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‘Currency matters’ when buying property abroad

Tuesday 12th March 2013

When investing in a home overseas, many people fail to take into consideration the impact that fluctuating exchange rates can have on the price of a home, so this week we have decided to take a glance at ‘currency’ matters.

The property market in the USA, for instance, has been rapidly improving, with property prices appreciating across many parts of the country in recent months. But aside from higher property prices, Brits have also had to deal with the depreciating strength of the UK pound against the dollar, which currently stands at $1.49, representing a major decline on the almost $2 to £1 achievable in 2007. This means that now is potentially not a great time to negotiate a property deal in the States.

It’s also worth recalling that there are a number of countries whose currencies are pegged to the US dollar at a fixed rate of $2 to US$1, including countries in the Caribbean, Central and South America, UAE… offering weaker bargaining power.

Yet there are signs that the US dollar may actually strengthen against the UK pound later this year. If this proves to be the case, then even if the price of a property purchased now in America, or anywhere pegged to the dollar, remains static, investors and second homeowners will make a loss from the weakened exchange rate, assuming funds are repatriated back into the UK.

If you do not plan to buy property in the States now, but may do so within the next couple of years, you could consider taking out Forward Contracts, a tool to freeze exchange rates, rather than gamble on volatile currency markets. 

US Dolar:
GBP/USD has been steady these last 24 hours, according to UKForex. It’s traded a range between 1.4860 (a 2.5 year low) and 1.4940 post US NFP on Friday afternoon. There was little by way of economic data yesterday but sentiment towards the pound, the contrasting prospects for monetary policy from the US Fed and Bank of England and the run of strong labour data from the US recently is likely to keep cable on the back foot and even under 1.5000 for the foreseeable future. UK manufacturing and trade balance data is up today at 9:30 and if any weaker than expected it could mean GBP/USD tests yet further lows. The pound opens this morning at 1.4902 vs. the USD, a little off of its recent lows after risk appetite has improved mildly through the Asian session.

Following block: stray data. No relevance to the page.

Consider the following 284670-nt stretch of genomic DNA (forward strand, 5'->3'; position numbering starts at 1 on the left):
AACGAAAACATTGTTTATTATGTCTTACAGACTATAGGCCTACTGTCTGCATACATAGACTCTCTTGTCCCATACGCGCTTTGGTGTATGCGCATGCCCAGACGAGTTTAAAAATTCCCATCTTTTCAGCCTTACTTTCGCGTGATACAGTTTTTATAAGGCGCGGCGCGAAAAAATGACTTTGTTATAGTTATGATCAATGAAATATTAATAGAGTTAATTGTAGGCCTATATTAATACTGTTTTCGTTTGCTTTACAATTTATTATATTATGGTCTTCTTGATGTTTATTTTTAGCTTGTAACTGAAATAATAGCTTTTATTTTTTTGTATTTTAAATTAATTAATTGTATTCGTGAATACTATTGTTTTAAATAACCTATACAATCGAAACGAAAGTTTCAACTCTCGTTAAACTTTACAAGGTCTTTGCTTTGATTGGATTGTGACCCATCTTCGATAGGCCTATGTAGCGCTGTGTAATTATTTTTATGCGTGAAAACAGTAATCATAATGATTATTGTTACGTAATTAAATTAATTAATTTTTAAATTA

Euro:
Little happened in EUR/USD yesterday and overnight. It’s traded a narrow 30-40 pip range. It’ been either side of the 1.3000 big figure over this time and remains lowly after French Industrial Production printed below market expectations yesterday; coming in at -1.2% m/m vs. expectations for -0.1%. The German trade balance was also announced and showed the country’s surplus to be $15.7 billion vs. expectations for $17.9 billion. Neither release had much of an effect on the single currency. Near term EUR/USD is unlikely to make a convincing break above 1.3000, this as Italian bond yields edge higher in response to the inconclusive Italian election result in February and the Fitch downgrade last week. EUR/GBP has climbed ever so slightly on the mild euro negative sentiment and after starting the day yesterday at .8700 it opens this morning at .8730.

Aussie and Kiwi Dollars:
The commodity currencies have made small gains overnight as risk appetite in Asia has turned a little more positive, although not for any particular reason. In data released overnight business confidence (gathered by NAB) showed a slight pull back in February, although it was up on late 2012. It was largely shrugged off though. NZD/USD tracked its cousin higher and ended up trading to a high of .8272. The NZ finance minister was on the wires yesterday though and referred to the recent drought in the country potentially having a detrimental impact on the country’s GDP. The kiwi has fallen slightly in response to these comments. GBP/AUD has fallen to open the London session at 1.4495 whilst GBP/NZD trades at 1.8090 currently.

              

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